Add to this Lebanon’s history with Palestinian refugees, estimated at 300,000 to 400,000 and mostly living in camps created after 1948. What was envisioned as short-term refuge turned into a seemingly permanent exile for these Palestinians, whose militarisation became a major trigger for the civil war of a generation ago. As the Syrian war continues without an immediate end in sight, there are concerns that Syrian refugees may likewise become a long-term presence.
The spectre of renewed conflict has led the Lebanese authorities to adopt a heavy-handed security approach towards the refugees. They have repeatedly raided whatever encampments exist and arrested hundreds of men. Moreover, they have allowed local councils to impose discriminatory measures, such as night-time curfews, on Syrians.
Lebanon needs help to cope with the refugee crisis, both to aid Syrian refugees and to preserve the unity of the state. What refugees need most immediately is an easing of visa requirements to regularise their status. The international community should focus on long-term development projects that would benefit both Syrians and deprived host communities. Moreover, it should condition any security assistance to the army and police – the only functioning parts of the state – on the conduct of these forces toward the refugees in a manner consistent with international law and human rights standards.
If the world stands by as Lebanon dissolves under the extraordinary burden it has shouldered with remarkable magnanimity, we may be confronted with a much greater international refugee crisis – as well as new rounds of violence, which in turn will generate more refugees. DM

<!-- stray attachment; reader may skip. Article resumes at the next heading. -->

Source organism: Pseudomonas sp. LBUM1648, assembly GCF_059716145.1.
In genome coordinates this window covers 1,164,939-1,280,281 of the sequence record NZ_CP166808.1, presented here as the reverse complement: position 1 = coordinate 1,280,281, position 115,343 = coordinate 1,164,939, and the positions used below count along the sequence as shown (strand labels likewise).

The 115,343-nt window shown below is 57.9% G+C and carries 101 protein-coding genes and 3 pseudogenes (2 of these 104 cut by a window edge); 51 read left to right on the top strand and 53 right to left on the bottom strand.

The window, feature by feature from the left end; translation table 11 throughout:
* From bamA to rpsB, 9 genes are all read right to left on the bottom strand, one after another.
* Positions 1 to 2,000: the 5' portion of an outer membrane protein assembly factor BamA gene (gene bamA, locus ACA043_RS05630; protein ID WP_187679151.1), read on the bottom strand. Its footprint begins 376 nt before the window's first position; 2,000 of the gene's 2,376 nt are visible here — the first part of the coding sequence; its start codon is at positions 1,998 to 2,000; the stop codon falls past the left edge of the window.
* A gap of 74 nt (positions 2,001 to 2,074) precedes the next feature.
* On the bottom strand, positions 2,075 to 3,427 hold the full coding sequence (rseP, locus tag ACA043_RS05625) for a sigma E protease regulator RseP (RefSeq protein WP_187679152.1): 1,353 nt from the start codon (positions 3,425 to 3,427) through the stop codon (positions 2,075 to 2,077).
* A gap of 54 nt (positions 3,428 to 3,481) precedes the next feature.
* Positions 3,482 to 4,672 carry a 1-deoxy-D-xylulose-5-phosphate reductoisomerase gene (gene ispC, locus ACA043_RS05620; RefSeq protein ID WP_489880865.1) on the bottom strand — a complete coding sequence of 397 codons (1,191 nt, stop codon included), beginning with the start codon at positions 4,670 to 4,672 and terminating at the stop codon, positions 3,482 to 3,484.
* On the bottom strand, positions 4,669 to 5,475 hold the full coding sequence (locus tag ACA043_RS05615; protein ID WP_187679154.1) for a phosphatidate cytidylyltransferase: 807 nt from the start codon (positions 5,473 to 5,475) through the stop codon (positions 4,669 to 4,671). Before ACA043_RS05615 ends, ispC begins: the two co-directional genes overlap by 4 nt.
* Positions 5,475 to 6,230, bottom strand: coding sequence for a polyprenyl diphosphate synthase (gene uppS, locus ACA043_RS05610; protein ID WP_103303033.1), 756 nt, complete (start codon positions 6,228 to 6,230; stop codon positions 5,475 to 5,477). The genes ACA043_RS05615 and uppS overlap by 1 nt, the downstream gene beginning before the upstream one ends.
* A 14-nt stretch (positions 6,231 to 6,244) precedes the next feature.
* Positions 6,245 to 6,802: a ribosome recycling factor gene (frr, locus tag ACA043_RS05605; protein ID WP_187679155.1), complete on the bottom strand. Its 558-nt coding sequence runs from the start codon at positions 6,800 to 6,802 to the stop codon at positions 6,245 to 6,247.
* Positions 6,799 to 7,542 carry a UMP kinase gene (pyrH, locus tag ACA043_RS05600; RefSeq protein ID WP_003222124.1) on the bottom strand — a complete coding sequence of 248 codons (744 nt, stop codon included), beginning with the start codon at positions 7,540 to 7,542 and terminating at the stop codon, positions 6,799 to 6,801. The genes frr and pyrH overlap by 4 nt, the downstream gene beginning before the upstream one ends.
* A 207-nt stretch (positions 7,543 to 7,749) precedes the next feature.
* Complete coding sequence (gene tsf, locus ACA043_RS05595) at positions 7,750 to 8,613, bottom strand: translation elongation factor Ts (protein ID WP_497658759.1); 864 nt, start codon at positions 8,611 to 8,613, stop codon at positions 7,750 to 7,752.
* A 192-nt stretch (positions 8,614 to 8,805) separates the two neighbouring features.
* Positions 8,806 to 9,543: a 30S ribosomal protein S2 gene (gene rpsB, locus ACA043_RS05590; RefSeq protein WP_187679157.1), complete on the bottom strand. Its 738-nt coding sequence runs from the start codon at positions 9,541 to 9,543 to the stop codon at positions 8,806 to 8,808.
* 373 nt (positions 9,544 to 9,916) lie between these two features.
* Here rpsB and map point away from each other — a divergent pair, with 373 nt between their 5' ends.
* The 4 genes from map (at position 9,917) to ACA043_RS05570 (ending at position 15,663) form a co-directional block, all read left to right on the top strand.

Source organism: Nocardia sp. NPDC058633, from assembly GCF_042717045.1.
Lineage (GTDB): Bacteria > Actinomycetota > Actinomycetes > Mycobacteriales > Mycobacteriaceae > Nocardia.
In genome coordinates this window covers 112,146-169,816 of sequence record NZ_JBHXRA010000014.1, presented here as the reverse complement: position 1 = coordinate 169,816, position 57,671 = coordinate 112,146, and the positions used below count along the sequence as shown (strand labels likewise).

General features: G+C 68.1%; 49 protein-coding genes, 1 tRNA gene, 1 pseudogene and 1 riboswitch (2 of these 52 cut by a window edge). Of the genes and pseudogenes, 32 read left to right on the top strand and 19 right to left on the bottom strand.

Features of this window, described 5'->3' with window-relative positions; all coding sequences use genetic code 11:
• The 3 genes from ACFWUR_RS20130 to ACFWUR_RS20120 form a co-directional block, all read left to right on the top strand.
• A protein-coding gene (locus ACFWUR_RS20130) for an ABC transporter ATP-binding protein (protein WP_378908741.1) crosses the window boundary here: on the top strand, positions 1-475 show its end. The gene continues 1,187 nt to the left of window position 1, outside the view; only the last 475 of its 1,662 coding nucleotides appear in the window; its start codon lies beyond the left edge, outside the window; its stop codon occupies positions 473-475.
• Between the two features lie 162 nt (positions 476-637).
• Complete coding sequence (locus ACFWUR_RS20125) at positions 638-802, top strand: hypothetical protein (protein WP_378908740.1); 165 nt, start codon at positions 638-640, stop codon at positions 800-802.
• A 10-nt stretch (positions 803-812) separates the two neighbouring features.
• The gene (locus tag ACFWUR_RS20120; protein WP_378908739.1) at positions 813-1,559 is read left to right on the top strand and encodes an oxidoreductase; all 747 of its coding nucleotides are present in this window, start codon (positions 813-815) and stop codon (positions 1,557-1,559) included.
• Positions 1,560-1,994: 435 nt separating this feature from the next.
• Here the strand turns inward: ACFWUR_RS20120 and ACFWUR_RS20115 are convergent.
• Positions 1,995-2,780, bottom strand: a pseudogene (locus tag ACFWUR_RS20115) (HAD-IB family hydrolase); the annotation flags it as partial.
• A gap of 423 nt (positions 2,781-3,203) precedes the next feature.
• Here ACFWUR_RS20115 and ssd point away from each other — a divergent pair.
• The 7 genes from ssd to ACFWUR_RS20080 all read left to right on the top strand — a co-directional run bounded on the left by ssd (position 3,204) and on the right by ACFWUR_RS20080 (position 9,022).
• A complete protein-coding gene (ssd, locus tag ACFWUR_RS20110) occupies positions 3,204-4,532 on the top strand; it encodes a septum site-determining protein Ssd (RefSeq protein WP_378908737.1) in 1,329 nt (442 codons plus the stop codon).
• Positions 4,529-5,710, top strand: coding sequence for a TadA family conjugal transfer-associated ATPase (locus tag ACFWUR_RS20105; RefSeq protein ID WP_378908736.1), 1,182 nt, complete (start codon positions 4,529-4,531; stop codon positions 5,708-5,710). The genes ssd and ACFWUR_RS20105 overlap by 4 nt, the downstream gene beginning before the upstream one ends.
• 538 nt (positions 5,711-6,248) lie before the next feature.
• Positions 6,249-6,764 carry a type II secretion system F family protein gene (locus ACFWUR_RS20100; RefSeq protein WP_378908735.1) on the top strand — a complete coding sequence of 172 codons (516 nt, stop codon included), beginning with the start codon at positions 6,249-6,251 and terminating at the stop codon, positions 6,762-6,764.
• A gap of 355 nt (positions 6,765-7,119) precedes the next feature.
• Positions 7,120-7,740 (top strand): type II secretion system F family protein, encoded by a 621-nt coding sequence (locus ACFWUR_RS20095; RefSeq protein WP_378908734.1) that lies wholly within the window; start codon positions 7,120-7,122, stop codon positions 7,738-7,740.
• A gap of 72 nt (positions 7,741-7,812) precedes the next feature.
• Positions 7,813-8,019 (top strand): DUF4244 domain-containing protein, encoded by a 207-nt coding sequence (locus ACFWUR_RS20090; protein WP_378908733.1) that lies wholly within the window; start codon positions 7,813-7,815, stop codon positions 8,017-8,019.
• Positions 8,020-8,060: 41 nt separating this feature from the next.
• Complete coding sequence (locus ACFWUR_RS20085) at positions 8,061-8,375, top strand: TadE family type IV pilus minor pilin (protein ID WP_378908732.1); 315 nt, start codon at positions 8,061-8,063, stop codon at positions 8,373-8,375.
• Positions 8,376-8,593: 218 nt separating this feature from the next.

Photo: Syrian refugees wait for United Nations Secretary-General Ban Ki-moon to arrive, at a Syrian refugee camp in al-Dalhamiyyeh Syrian refugee camp in the Bekaa valley, Lebanon, 25 March 2016. UNHCR estimates over 1.5 million Syrian refugees are currently living in Lebanon. EPA/WAEL HAMZEH
Want to watch Richard Poplak’s audition for SA’s Got Talent?
Who doesn’t? Alas, it was removed by the host site for prolific swearing*... Now that we’ve got your attention, we thought we’d take the opportunity to talk to you about the small matter of book burning and freedom of speech.
Since its release, Pieter-Louis Myburgh’s book Gangster State, has sparked numerous fascist-like behavior from certain members of the public (and the State). There have been planned book burnings, disrupted launches and Ace Magashule has openly called him a liar. And just to say thanks, a R10m defamation suit has been lodged against the author.
Pieter-Louis Myburgh is our latest Scorpio Investigative journalist recruit and we’re not going to let him and his crucial book be silenced. When the Cape Town launch was postponed, Maverick Insider stepped in and relocated it to a secure location so that Pieter-Louis’ revelations could be heard by the public. If we’ve learnt one thing over the past ten years it is this: when anyone tries to infringe on our constitutional rights, we have to fight back. Every day, our journalists are uncovering more details and evidence of State Capture and its various reincarnations. The rot is deep and the threats, like this recent one to freedom of speech, are real. You can support the cause by becoming an Insider and help free the speech that can make a difference.
*No video of Richard Poplak auditioning for SA’s Got Talent actually exists. Unless it does and we don’t know about it please send it through.